A friend of mine was recently head hunted for a data science role, for a large retail chain in the United States. While she knew that her job prospects after her Masters with a specialized data science major were reasonably good, this call from a recruiter made her feel special.
The recruiter spoke with a lot of gravitas, knew of her credentials and even some references and eventually got her to fly 1000 miles to give a job interview. The rest as they say, is history.
Later, she told me, that she remembered seeing job advertisements, really cool updates on the company campus on her student email, and many such chance encounters with the company and its events close by. All she had done, was leaving her email address at the company’s career site years ago, while looking for internships.
Isn’t it all Marketing?
What the company that contacted my friend did, was not new. It is Recruitment Marketing. It nurtured candidates that visited it’s career site, at various stages to keep them interested in the company and eventually got them to apply for jobs posted, and not to mention join the company!
What the company also subtly did, was to incorporate powerful employer branding techniques into its mailers to make the prospective candidates aware of its culture and values, while they were served marketing material. Selling, but not really saying so.
Even though recruitment marketing feels like marketing, it is just recruiting strategy done right.
Which is getting right candidates to apply at the right time, doing what it takes to ensure you get the perfect message about your company out and ensuring that the process of becoming an employee from a candidate is meaningful.
How do we get Recruitment Marketing done?
Imagine a talent acquisition team trying to reach out to candidates, at different points of their candidate journey on a career website? Not quite a fun picture, especially with the pace at which competitors and recruitment agencies reach out to candidates.
To achieve that kind of pace and scale, recruitment marketing could involve:
- Social recruiting that involves use of candidates from multiple channels such as LinkedIn, Facebook and other social media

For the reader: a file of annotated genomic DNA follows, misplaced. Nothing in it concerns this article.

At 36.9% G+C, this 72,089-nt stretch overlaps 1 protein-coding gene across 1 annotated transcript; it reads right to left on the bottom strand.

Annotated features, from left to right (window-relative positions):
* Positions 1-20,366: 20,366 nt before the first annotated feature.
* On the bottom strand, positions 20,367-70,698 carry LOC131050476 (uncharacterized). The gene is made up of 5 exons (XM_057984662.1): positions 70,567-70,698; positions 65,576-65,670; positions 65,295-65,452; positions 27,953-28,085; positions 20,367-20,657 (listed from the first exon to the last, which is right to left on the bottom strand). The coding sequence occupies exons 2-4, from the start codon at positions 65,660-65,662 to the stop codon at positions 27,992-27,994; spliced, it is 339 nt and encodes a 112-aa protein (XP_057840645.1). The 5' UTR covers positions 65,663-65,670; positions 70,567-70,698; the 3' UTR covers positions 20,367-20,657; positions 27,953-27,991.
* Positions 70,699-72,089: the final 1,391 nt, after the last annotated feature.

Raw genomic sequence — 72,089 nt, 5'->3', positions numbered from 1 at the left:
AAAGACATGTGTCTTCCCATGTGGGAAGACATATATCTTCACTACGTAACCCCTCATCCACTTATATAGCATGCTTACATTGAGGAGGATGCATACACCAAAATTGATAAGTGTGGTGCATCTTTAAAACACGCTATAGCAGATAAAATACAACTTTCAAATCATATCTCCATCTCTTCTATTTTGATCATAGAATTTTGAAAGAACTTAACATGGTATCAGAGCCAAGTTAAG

- Candidate CRM tools that use candidate data to send targeted emailers, messages or even videos based on what stage the candidate has been slotted into
- Employer Branding page that has been specially created for candidates, different from the career site, that enables candidates to see company updates, just like employees
- Personalized recommendations on upcoming events, jobs and even resources that have been published on the company’s websites and other channels
- Providing the recruitment marketing team with tools to measure success – a data driven way to know what channels actually work for specific type of candidates, industry and profiles.
- Provide free training on trending issues pertaining to the candidate – for e.g. diversity training, technical topics, employee benefits or even webinars run on campus. The possibilities carry immense potential
And, did we forget to use important words like – talent pipeline, source of hire, source of influence, candidate persona, candidate pool, candidate nurturing, attractive job descriptions and conversion rate?
They all are as important, but eventually they all point in one direction, which is – recruitment marketing cannot be ignored anymore, and it needs to take a pivotal place in your hiring strategy. Plus, a major bulk of the recruitment marketing happens through software and intelligent pieces of technology that automate every step of that strategy.
That way, technology thrown in along with recruitment marketing, takes not only the load off recruiters, but also provides a tremendous impact on the way recruitment works in an organization.
We have helped multiple organizations build effective recruitment marketing tools and products, which have helped them in multiple ways. Write to us here, if you feel you think recruitment marketing and related technology can take your organization to the next level!